All of our blog posts mostly show our success with various projects, but what they don’t detail is the perspiration, hard work, and do-overs it all takes. Mostly, everything we do requires doing it over again, and sometimes over and over again. Take for instance, our water situation. We wrote a blog about how we were able to create a gravity-fed water system by damming up a mountain run-off creek and piping it to the house. Our blog details all of the success with the final designs. What the blog doesn’t show is the dozen or so attempts that were made to get to that final design. And, we are still working on this. It’s full of trial and error. For many weeks, our touted design worked fine, then on the longest day of the year, the summer solstice, the flow of water to our cabin simply stopped flowing. The water was still collecting at the dam site, and there was a steady stream coming through the hose, but the pressure was too weak to make it upward into the two hose turns leading into the cabin. So, we were back to lugging water into the house in the 5 gallon drums. Nate dug other dams, and tried several other ideas. This has been an ongoing process. Then, this week, the water simply stopped flowing in the hose altogether. Nate finally had the idea to connect an upper dam to a lower dam with about 25 yards of man-made waterway. He dug the trench, and I helped him lay heavy plastic in the bottom of it. Then, I was in charge of loading the trench with rocks from behind the cabin. This entailed filling 5 gallon buckets with rocks and hauling them down a 100 yard path, and up a 35 yard embankment. It sounds simple enough, but this was hard, heavy work. In the end, it must have taken 50 buckets full of rocks to fill the trench bed. While I was hauling buckets of rocks to Nate, he was knee deep in the wet mud. I thought, “Yeah, this is what free water feels like. We might not have to ‘pay’ a water bill, but we definitely work for what we have.” I guess we all pay in one way or another. When we were finished with the rocks, I thought to myself, “I might have preferred to write a check for $75 to the water company instead of hauling all of those rocks.” This design worked, and hopefully this one will stick. To tell the truth, my involvement with the water system has been pretty minimal other than helping with this trench. Nate has spent many hours planning, digging, constructing, and piping. I never take that flow of water for granted. We are lucky because the water we tap into is crystal clear, even though we do filter what we drink. Many cabins on this lake have to pump in water from the lake to their homes, and triple filter it.
Here’s another ongoing story….The outhouse that we built several weeks ago is made entirely of wood. It was screaming for some paint, so Nate painted the outside walls a pretty teal green. Then, he got fancy and tried to stencil some leaves and other nature shapes, but it looked like a big graffiti mess, so I painted over it again with the pretty teal green base coat. Then, I decided that what it needed was some pretty colorful flowers, so I took an entire day and painted ivy leaves and wildflowers all over one side of the outhouse. It looked pretty good close up, but from a short distance away, it had the same graffiti feel to it that Nate’s paint job had, so I have painted another base coat of teal green over this too. My latest idea is to paint a larger scene—a large tree with a few big flowers on it. We’ll see how that goes. In the meantime, Nate has hung his Acadiana flag on the backside and it’s still a plain teal green color on the other sides. This will be a work in progress, but for now, all attempts to make it look “artistic” have failed.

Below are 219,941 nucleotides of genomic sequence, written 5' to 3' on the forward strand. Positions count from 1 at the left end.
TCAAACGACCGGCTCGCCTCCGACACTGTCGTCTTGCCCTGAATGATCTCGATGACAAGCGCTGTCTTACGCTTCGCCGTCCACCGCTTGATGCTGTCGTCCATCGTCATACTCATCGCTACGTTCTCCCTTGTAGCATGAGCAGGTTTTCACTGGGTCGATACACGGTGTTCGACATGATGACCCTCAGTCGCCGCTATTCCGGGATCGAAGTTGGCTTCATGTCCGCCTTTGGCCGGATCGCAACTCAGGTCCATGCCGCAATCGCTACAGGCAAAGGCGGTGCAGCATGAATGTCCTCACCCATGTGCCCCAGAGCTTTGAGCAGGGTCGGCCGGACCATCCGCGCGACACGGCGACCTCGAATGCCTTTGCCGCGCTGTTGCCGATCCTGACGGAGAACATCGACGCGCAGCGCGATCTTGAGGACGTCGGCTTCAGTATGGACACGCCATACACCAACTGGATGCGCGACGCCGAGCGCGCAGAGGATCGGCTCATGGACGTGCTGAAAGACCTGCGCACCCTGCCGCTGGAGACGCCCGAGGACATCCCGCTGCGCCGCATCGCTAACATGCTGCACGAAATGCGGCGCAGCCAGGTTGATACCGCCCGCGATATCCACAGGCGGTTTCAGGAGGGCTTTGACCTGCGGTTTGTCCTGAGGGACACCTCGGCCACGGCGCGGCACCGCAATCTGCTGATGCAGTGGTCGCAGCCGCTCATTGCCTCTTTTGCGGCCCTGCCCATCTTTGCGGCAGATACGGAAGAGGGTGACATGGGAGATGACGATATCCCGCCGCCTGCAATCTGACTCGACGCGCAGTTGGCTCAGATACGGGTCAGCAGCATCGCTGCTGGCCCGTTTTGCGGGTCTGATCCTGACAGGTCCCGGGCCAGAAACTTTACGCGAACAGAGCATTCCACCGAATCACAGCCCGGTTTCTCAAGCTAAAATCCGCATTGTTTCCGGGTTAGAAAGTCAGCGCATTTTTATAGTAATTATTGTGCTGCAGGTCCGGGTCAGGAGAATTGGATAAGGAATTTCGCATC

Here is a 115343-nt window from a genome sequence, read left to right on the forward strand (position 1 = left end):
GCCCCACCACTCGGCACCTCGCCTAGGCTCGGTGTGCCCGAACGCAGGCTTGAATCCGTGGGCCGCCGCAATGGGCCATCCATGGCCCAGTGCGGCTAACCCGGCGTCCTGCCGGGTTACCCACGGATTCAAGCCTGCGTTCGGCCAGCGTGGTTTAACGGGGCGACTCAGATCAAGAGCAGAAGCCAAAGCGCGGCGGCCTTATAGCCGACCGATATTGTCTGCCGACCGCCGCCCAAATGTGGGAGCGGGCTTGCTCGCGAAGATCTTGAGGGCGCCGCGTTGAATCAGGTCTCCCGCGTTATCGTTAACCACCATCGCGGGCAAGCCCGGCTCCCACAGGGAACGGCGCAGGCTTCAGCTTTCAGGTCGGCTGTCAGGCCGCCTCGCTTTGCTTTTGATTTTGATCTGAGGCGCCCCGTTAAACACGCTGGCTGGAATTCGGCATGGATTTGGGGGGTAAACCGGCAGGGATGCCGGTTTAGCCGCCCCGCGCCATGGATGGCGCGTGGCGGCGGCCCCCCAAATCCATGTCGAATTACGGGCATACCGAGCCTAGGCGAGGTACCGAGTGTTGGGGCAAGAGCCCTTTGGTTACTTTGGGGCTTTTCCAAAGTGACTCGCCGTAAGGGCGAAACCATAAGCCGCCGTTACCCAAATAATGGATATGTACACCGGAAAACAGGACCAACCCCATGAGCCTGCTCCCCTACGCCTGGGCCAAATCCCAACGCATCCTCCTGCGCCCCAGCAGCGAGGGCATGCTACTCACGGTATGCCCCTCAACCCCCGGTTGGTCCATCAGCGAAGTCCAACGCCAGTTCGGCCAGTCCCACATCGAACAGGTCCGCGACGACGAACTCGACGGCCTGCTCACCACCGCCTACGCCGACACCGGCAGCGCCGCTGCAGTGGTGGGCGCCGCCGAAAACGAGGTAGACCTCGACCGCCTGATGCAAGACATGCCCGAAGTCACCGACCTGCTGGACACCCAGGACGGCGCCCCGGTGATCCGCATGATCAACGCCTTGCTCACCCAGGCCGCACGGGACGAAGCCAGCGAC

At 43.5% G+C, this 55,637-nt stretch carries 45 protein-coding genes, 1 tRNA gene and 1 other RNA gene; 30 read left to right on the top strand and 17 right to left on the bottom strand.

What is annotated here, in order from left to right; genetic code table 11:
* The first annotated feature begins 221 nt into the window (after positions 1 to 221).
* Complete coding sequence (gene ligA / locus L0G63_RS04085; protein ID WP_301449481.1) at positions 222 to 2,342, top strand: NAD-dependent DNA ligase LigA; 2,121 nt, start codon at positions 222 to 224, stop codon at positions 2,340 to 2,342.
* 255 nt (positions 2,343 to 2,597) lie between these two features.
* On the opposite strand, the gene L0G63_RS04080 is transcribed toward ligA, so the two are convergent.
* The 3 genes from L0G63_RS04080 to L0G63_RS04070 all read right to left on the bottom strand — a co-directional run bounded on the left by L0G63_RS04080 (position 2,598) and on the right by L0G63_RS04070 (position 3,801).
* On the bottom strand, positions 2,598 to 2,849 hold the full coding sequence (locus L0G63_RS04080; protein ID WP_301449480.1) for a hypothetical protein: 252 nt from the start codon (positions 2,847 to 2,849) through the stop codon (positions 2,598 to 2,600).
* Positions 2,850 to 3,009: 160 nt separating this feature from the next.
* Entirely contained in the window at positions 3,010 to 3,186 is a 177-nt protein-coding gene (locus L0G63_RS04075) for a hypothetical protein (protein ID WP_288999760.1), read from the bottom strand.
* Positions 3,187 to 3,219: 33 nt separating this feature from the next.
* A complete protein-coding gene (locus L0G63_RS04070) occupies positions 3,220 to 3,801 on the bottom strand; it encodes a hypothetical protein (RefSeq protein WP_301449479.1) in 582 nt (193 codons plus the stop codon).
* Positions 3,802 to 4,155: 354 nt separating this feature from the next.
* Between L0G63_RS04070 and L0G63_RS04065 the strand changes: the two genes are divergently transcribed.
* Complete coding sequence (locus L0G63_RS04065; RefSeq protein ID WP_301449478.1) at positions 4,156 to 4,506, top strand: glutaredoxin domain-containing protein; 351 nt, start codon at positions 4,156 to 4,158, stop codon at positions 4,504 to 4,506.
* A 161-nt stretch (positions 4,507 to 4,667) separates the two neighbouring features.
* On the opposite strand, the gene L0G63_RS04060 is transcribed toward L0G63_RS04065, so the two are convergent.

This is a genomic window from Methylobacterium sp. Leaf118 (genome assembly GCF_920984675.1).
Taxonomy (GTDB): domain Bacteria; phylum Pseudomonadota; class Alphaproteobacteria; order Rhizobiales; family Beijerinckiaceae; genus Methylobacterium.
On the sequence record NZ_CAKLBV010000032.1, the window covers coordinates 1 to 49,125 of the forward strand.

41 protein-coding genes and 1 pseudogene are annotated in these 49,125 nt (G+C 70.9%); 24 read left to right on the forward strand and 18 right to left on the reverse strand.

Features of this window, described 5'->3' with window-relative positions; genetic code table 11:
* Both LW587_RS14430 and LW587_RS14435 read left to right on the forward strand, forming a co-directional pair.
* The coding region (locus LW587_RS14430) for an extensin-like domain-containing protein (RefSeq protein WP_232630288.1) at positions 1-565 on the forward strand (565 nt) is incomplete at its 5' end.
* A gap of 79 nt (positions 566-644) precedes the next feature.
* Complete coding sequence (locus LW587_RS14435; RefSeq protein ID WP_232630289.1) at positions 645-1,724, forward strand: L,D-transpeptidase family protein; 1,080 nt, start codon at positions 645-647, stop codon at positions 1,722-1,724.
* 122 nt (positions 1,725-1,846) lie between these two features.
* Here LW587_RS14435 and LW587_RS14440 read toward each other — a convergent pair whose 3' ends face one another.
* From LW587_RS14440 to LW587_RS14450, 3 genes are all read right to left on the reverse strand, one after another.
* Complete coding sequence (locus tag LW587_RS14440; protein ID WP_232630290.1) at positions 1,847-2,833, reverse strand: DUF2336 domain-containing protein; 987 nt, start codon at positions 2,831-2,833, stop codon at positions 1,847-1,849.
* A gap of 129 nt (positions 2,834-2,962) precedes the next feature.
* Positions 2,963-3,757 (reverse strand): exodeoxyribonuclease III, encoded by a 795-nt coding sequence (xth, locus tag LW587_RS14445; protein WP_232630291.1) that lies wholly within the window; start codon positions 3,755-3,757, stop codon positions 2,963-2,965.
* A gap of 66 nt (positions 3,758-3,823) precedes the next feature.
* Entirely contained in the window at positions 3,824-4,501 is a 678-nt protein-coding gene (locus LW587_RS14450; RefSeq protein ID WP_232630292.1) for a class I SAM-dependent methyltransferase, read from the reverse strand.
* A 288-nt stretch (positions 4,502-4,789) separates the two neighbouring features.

When I went into the crafts store in Haines to buy acrylic paint and brushes for the flowers, the clerk asked me what I was painting, and I proudly said, “I am painting flowers on my outhouse.” He replied, “How Alaskan of you!” I didn’t know this was a common thing in Alaska, but I was proud to be referred to as an “Alaskan”. I have since learned that there is a coffee table book of Alaskan outhouses that are artistically painted.
Another fun failure has been the locking mechanism on the boat shed. The boat shed was already constructed when we arrived on the property, but it had no doors on the front, just a large tarp that hung over it. So, Nate put some nice doors on it, and we put pretty window boxes higher up over the doors. As a finishing touch, Nate put a locking mechanism on the doors to be able to keep it shut, with the option to lock it if we needed to. The one problem I found out too soon, was that if you went inside the shed and the doors were not open all of the way, a gust of wind could blow the doors shut, the door would automatically latch, and you would be locked inside the boat shed. This happened to me twice, but luckily Nate was close by and he could hear me yelling and come let me out. This happened in the first couple of days after we installed the doors. However, lately, Nate has been getting himself locked into the boat shed. Lucky for him too, I also have been close by each time, and could come to his rescue. Finally, Nate rigged up a pull string on the inside of the door so that if it happens again, one can simply pull the string and let yourself out. I was getting ready for a trip to Juneau by myself, so I was glad Nate wouldn’t get himself locked in the boat shed while I was gone!